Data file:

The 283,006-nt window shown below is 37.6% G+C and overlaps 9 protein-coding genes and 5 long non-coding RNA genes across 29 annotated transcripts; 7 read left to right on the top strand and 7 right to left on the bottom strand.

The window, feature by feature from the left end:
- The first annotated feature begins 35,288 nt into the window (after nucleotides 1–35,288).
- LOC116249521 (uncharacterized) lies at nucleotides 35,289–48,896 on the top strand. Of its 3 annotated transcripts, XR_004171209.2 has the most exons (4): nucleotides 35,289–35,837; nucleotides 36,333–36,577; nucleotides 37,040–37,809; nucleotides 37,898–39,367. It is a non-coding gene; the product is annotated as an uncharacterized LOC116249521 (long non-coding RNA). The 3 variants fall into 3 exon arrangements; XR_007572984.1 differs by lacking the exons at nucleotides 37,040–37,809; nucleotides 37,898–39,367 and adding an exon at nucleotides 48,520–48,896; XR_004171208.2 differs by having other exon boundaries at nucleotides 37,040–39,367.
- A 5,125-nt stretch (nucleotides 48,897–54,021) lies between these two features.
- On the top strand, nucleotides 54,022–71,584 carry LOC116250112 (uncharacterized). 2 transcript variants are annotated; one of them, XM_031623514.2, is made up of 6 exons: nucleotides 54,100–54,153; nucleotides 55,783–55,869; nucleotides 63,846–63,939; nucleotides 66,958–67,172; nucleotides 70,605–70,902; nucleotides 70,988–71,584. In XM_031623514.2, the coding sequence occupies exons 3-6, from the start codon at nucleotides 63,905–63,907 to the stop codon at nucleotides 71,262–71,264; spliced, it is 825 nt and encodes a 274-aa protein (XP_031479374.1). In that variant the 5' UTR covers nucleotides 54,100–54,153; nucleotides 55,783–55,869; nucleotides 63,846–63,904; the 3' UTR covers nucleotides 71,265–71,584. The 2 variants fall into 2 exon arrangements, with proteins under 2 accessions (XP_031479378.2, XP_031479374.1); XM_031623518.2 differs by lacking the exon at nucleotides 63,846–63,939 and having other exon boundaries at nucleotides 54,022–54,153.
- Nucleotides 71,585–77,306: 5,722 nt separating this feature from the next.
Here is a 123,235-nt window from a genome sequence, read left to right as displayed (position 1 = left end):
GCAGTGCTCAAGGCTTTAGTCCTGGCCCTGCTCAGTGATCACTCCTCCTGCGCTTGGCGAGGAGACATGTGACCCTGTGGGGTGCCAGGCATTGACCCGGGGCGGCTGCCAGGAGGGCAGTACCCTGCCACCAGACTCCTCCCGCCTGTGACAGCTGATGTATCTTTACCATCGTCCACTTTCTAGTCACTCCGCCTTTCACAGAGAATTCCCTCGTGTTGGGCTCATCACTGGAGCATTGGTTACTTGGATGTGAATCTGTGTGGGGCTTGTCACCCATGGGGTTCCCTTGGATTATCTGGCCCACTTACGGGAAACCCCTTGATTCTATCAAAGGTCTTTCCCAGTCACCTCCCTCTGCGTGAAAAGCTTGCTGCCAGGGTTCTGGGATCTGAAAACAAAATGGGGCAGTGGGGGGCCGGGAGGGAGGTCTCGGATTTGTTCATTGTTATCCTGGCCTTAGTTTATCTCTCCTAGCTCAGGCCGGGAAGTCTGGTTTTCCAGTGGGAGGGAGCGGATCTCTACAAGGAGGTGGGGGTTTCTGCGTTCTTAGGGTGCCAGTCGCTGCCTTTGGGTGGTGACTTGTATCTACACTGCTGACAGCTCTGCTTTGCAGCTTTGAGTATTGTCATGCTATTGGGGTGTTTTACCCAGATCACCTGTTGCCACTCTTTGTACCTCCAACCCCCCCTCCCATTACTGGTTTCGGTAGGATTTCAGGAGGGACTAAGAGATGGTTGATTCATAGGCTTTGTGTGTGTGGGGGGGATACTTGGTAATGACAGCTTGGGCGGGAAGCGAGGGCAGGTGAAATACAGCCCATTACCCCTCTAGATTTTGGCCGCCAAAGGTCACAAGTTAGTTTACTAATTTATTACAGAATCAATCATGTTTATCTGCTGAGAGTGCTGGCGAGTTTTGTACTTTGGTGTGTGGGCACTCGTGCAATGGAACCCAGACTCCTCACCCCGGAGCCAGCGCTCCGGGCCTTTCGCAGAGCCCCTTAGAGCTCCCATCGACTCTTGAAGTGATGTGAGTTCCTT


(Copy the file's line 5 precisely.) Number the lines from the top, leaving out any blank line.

- A 5,125-nt stretch (nucleotides 48,897–54,021) lies between these two features.